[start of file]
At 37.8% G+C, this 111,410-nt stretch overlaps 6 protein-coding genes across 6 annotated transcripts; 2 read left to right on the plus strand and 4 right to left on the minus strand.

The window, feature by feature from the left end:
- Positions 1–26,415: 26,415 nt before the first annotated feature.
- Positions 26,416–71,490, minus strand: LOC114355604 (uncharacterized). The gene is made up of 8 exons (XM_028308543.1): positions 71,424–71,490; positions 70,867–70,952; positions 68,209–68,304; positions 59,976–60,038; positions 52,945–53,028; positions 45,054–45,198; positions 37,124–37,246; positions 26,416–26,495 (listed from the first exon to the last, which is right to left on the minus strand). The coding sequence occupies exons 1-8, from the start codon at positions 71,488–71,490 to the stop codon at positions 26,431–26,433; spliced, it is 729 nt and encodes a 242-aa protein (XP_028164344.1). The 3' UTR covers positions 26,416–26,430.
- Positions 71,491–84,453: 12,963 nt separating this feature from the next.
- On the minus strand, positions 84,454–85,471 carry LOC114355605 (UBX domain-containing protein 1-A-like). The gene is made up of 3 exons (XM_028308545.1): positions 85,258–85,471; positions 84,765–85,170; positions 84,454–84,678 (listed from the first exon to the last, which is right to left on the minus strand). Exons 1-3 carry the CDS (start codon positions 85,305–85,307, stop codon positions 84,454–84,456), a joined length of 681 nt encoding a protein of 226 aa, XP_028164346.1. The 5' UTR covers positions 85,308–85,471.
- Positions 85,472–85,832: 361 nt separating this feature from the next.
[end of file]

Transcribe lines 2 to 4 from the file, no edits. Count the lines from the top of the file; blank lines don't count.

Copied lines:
The window, feature by feature from the left end:
- Positions 1–26,415: 26,415 nt before the first annotated feature.
- Positions 26,416–71,490, minus strand: LOC114355604 (uncharacterized). The gene is made up of 8 exons (XM_028308543.1): positions 71,424–71,490; positions 70,867–70,952; positions 68,209–68,304; positions 59,976–60,038; positions 52,945–53,028; positions 45,054–45,198; positions 37,124–37,246; positions 26,416–26,495 (listed from the first exon to the last, which is right to left on the minus strand). The coding sequence occupies exons 1-8, from the start codon at positions 71,488–71,490 to the stop codon at positions 26,431–26,433; spliced, it is 729 nt and encodes a 242-aa protein (XP_028164344.1). The 3' UTR covers positions 26,416–26,430.